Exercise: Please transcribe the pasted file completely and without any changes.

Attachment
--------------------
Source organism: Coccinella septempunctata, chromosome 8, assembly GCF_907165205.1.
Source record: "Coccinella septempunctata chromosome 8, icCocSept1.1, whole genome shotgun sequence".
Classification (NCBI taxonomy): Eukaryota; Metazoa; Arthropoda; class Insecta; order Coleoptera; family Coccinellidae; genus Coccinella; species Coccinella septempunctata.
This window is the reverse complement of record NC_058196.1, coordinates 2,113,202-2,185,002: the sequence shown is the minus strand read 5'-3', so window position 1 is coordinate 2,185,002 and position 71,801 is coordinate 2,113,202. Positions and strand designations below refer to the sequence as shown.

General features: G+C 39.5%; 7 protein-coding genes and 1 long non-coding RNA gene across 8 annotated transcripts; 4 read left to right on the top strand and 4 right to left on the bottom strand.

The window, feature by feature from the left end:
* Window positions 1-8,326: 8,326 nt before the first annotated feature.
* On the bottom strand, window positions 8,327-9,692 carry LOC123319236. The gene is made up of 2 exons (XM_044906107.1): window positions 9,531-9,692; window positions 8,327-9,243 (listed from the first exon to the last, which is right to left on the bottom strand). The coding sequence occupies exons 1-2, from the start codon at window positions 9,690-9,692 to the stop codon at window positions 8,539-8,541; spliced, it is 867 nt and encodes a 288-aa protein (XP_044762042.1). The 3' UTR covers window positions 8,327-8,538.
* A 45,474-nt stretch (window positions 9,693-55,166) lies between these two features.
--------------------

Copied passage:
Source organism: Coccinella septempunctata, chromosome 8, assembly GCF_907165205.1.
Source record: "Coccinella septempunctata chromosome 8, icCocSept1.1, whole genome shotgun sequence".
Classification (NCBI taxonomy): Eukaryota; Metazoa; Arthropoda; class Insecta; order Coleoptera; family Coccinellidae; genus Coccinella; species Coccinella septempunctata.
This window is the reverse complement of record NC_058196.1, coordinates 2,113,202-2,185,002: the sequence shown is the minus strand read 5'-3', so window position 1 is coordinate 2,185,002 and position 71,801 is coordinate 2,113,202. Positions and strand designations below refer to the sequence as shown.

General features: G+C 39.5%; 7 protein-coding genes and 1 long non-coding RNA gene across 8 annotated transcripts; 4 read left to right on the top strand and 4 right to left on the bottom strand.

The window, feature by feature from the left end:
* Window positions 1-8,326: 8,326 nt before the first annotated feature.
* On the bottom strand, window positions 8,327-9,692 carry LOC123319236. The gene is made up of 2 exons (XM_044906107.1): window positions 9,531-9,692; window positions 8,327-9,243 (listed from the first exon to the last, which is right to left on the bottom strand). The coding sequence occupies exons 1-2, from the start codon at window positions 9,690-9,692 to the stop codon at window positions 8,539-8,541; spliced, it is 867 nt and encodes a 288-aa protein (XP_044762042.1). The 3' UTR covers window positions 8,327-8,538.
* A 45,474-nt stretch (window positions 9,693-55,166) lies between these two features.